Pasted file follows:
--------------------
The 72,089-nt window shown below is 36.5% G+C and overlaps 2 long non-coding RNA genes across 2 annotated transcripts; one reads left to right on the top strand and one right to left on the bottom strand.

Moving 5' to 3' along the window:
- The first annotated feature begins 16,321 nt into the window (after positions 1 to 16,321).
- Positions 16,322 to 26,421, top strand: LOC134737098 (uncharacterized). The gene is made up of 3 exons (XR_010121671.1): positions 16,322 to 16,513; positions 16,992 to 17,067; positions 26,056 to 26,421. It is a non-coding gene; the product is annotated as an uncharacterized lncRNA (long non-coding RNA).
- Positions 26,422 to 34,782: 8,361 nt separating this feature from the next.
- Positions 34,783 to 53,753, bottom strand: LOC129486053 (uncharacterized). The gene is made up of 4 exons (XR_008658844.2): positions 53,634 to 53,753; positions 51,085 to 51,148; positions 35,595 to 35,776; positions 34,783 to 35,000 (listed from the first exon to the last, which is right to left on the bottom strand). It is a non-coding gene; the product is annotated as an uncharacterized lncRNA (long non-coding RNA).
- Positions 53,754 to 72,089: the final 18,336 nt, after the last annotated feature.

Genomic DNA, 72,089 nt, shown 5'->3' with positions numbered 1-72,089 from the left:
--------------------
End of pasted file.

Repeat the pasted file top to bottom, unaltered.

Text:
The 72,089-nt window shown below is 36.5% G+C and overlaps 2 long non-coding RNA genes across 2 annotated transcripts; one reads left to right on the top strand and one right to left on the bottom strand.

Moving 5' to 3' along the window:
- The first annotated feature begins 16,321 nt into the window (after positions 1 to 16,321).
- Positions 16,322 to 26,421, top strand: LOC134737098 (uncharacterized). The gene is made up of 3 exons (XR_010121671.1): positions 16,322 to 16,513; positions 16,992 to 17,067; positions 26,056 to 26,421. It is a non-coding gene; the product is annotated as an uncharacterized lncRNA (long non-coding RNA).
- Positions 26,422 to 34,782: 8,361 nt separating this feature from the next.
- Positions 34,783 to 53,753, bottom strand: LOC129486053 (uncharacterized). The gene is made up of 4 exons (XR_008658844.2): positions 53,634 to 53,753; positions 51,085 to 51,148; positions 35,595 to 35,776; positions 34,783 to 35,000 (listed from the first exon to the last, which is right to left on the bottom strand). It is a non-coding gene; the product is annotated as an uncharacterized lncRNA (long non-coding RNA).
- Positions 53,754 to 72,089: the final 18,336 nt, after the last annotated feature.

Genomic DNA, 72,089 nt, shown 5'->3' with positions numbered 1-72,089 from the left: